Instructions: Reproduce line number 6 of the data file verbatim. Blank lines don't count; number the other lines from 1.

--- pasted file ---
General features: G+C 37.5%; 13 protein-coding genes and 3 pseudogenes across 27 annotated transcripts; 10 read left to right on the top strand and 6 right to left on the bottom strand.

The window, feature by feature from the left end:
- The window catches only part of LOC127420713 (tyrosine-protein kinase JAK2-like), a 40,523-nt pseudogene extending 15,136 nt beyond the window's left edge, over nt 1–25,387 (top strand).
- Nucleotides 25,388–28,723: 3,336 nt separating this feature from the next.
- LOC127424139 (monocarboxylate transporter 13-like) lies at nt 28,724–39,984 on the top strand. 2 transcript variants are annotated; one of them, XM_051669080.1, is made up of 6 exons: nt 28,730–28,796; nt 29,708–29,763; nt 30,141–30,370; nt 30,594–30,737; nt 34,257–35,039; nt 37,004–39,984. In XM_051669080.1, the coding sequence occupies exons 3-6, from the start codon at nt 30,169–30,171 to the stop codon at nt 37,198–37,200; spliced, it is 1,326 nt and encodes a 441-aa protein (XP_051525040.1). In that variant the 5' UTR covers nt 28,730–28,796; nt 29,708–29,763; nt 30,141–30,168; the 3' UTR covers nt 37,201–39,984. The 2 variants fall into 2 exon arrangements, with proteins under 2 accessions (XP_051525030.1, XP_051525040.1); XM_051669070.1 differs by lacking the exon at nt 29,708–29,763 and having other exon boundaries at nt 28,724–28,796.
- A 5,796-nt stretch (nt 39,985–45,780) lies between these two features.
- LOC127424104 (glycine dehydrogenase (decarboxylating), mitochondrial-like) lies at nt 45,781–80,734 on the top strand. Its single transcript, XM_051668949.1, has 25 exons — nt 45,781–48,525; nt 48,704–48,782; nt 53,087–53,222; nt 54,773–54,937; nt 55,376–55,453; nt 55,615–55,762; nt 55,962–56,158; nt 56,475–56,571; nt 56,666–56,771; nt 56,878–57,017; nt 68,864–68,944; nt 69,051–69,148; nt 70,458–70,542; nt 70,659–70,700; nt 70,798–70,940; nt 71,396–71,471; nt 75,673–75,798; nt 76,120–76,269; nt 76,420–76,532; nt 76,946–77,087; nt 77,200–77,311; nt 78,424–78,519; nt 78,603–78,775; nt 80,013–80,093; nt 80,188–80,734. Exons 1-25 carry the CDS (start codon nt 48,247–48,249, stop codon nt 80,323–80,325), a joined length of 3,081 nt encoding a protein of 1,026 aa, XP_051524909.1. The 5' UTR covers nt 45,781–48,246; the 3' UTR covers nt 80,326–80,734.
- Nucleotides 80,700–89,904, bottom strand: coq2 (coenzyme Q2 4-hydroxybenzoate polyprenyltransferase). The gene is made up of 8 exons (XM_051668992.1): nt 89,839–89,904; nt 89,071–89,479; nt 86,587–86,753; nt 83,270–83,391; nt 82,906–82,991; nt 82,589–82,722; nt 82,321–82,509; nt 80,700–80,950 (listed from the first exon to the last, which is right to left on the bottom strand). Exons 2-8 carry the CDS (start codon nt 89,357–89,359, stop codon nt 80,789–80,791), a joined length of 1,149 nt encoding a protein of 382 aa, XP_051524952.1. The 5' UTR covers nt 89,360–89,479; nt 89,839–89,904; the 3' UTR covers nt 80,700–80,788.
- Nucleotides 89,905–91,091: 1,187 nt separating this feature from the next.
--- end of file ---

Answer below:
- A 5,796-nt stretch (nt 39,985–45,780) lies between these two features.